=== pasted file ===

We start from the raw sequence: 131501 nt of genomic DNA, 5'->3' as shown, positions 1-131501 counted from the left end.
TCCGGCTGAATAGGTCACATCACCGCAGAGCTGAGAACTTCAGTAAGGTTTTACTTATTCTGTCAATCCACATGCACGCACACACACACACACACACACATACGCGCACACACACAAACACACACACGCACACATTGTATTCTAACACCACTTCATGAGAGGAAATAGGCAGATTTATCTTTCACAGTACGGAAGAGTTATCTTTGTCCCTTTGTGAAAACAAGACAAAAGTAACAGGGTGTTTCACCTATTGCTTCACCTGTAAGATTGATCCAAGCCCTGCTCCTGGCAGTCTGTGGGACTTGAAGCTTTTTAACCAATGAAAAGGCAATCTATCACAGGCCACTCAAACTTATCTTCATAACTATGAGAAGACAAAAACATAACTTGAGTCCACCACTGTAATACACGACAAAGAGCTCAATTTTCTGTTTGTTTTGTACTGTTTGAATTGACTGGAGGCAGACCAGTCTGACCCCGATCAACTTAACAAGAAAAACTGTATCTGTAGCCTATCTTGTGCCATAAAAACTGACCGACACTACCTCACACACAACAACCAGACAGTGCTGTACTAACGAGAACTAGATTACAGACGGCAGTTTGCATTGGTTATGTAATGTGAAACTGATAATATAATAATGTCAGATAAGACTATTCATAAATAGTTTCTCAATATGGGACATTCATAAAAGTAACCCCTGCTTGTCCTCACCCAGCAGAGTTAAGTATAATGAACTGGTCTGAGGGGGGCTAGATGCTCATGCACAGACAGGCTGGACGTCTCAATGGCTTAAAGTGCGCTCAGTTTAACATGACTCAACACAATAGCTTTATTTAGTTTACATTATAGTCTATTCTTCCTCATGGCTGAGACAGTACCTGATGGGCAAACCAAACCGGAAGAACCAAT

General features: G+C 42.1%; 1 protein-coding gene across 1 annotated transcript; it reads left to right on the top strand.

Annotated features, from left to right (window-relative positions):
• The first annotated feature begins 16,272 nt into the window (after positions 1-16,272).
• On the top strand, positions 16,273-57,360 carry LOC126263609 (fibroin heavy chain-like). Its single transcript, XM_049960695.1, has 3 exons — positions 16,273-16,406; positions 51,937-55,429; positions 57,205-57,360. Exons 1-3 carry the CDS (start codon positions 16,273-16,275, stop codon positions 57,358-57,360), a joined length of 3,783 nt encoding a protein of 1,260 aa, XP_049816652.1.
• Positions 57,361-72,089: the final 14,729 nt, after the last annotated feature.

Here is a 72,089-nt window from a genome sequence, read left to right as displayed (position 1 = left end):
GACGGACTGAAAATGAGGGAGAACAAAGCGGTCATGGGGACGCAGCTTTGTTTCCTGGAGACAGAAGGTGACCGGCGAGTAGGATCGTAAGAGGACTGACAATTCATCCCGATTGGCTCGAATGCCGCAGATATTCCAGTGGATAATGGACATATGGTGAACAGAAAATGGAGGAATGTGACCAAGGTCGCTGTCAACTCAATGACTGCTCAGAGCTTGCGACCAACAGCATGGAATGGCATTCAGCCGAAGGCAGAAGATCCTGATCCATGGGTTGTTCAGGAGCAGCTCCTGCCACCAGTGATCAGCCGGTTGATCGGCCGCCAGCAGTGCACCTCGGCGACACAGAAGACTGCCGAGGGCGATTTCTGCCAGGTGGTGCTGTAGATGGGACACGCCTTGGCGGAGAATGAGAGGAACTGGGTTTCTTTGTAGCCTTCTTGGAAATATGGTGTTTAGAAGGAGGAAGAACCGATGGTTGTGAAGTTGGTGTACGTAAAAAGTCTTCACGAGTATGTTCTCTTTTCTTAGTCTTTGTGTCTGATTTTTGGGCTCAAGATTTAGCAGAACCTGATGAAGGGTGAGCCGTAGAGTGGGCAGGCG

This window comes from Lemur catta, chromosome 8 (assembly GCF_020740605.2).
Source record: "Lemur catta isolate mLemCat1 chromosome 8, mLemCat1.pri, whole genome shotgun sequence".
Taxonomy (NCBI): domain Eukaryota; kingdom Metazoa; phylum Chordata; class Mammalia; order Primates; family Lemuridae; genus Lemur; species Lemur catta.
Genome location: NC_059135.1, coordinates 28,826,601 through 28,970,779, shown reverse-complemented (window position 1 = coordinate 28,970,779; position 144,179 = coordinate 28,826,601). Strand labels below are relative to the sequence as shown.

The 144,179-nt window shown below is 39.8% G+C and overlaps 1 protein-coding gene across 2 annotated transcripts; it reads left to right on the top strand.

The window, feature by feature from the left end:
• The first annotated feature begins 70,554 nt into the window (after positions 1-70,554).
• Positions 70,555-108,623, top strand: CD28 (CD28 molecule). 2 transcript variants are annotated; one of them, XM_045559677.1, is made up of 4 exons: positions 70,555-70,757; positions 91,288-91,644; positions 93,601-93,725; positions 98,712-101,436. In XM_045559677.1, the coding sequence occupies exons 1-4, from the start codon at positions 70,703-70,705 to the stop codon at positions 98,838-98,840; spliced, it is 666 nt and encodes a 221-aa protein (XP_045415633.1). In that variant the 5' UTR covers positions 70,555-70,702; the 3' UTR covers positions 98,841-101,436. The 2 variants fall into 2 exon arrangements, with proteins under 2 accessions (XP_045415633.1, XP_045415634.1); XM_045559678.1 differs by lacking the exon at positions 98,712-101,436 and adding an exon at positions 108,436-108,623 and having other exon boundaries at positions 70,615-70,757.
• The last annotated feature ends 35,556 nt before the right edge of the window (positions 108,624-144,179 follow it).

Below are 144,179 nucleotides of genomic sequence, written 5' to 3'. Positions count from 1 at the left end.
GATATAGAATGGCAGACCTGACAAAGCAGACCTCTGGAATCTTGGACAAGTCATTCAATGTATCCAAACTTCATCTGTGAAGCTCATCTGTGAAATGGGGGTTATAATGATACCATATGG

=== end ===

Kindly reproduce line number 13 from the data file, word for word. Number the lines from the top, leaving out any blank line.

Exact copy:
Genome location: NC_059135.1, coordinates 28,826,601 through 28,970,779, shown reverse-complemented (window position 1 = coordinate 28,970,779; position 144,179 = coordinate 28,826,601). Strand labels below are relative to the sequence as shown.